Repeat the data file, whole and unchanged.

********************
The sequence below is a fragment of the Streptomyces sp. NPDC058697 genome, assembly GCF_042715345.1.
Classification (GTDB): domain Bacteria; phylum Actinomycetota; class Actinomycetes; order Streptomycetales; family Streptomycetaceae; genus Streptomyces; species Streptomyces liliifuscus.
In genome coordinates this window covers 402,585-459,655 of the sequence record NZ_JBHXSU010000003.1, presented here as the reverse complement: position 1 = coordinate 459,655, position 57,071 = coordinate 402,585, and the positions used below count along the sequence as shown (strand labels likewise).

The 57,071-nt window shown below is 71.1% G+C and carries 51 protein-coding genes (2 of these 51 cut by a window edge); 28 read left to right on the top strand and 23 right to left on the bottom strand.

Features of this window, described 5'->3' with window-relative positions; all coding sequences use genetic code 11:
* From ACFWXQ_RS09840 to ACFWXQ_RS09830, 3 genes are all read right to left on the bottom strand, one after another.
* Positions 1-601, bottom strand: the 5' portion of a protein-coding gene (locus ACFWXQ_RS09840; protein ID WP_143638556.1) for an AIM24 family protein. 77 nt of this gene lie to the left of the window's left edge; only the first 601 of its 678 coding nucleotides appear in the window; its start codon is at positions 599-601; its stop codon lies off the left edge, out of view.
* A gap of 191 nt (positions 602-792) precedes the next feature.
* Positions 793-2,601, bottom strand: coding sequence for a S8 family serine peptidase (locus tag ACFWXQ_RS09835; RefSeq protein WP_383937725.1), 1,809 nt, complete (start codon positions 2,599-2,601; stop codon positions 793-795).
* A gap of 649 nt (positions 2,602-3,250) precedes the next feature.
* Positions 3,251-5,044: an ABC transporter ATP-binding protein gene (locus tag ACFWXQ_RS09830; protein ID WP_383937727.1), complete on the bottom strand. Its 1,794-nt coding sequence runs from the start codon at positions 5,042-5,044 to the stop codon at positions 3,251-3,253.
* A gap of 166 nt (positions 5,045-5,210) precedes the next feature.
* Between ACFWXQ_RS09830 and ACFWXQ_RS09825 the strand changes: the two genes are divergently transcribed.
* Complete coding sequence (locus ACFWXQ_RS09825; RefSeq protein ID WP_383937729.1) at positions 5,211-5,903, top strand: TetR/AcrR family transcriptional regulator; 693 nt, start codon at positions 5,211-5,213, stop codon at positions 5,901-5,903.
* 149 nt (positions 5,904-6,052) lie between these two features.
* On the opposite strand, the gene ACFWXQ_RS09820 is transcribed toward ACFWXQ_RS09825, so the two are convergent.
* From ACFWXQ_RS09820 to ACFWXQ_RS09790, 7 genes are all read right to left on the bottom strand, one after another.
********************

The sequence below is a fragment of the Streptomyces sp. NPDC058697 genome, assembly GCF_042715345.1.
Classification (GTDB): domain Bacteria; phylum Actinomycetota; class Actinomycetes; order Streptomycetales; family Streptomycetaceae; genus Streptomyces; species Streptomyces liliifuscus.
In genome coordinates this window covers 402,585-459,655 of the sequence record NZ_JBHXSU010000003.1, presented here as the reverse complement: position 1 = coordinate 459,655, position 57,071 = coordinate 402,585, and the positions used below count along the sequence as shown (strand labels likewise).

The 57,071-nt window shown below is 71.1% G+C and carries 51 protein-coding genes (2 of these 51 cut by a window edge); 28 read left to right on the top strand and 23 right to left on the bottom strand.

Features of this window, described 5'->3' with window-relative positions; all coding sequences use genetic code 11:
* From ACFWXQ_RS09840 to ACFWXQ_RS09830, 3 genes are all read right to left on the bottom strand, one after another.
* Positions 1-601, bottom strand: the 5' portion of a protein-coding gene (locus ACFWXQ_RS09840; protein ID WP_143638556.1) for an AIM24 family protein. 77 nt of this gene lie to the left of the window's left edge; only the first 601 of its 678 coding nucleotides appear in the window; its start codon is at positions 599-601; its stop codon lies off the left edge, out of view.
* A gap of 191 nt (positions 602-792) precedes the next feature.
* Positions 793-2,601, bottom strand: coding sequence for a S8 family serine peptidase (locus tag ACFWXQ_RS09835; RefSeq protein WP_383937725.1), 1,809 nt, complete (start codon positions 2,599-2,601; stop codon positions 793-795).
* A gap of 649 nt (positions 2,602-3,250) precedes the next feature.
* Positions 3,251-5,044: an ABC transporter ATP-binding protein gene (locus tag ACFWXQ_RS09830; protein ID WP_383937727.1), complete on the bottom strand. Its 1,794-nt coding sequence runs from the start codon at positions 5,042-5,044 to the stop codon at positions 3,251-3,253.
* A gap of 166 nt (positions 5,045-5,210) precedes the next feature.
* Between ACFWXQ_RS09830 and ACFWXQ_RS09825 the strand changes: the two genes are divergently transcribed.
* Complete coding sequence (locus ACFWXQ_RS09825; RefSeq protein ID WP_383937729.1) at positions 5,211-5,903, top strand: TetR/AcrR family transcriptional regulator; 693 nt, start codon at positions 5,211-5,213, stop codon at positions 5,901-5,903.
* 149 nt (positions 5,904-6,052) lie between these two features.
* On the opposite strand, the gene ACFWXQ_RS09820 is transcribed toward ACFWXQ_RS09825, so the two are convergent.
* From ACFWXQ_RS09820 to ACFWXQ_RS09790, 7 genes are all read right to left on the bottom strand, one after another.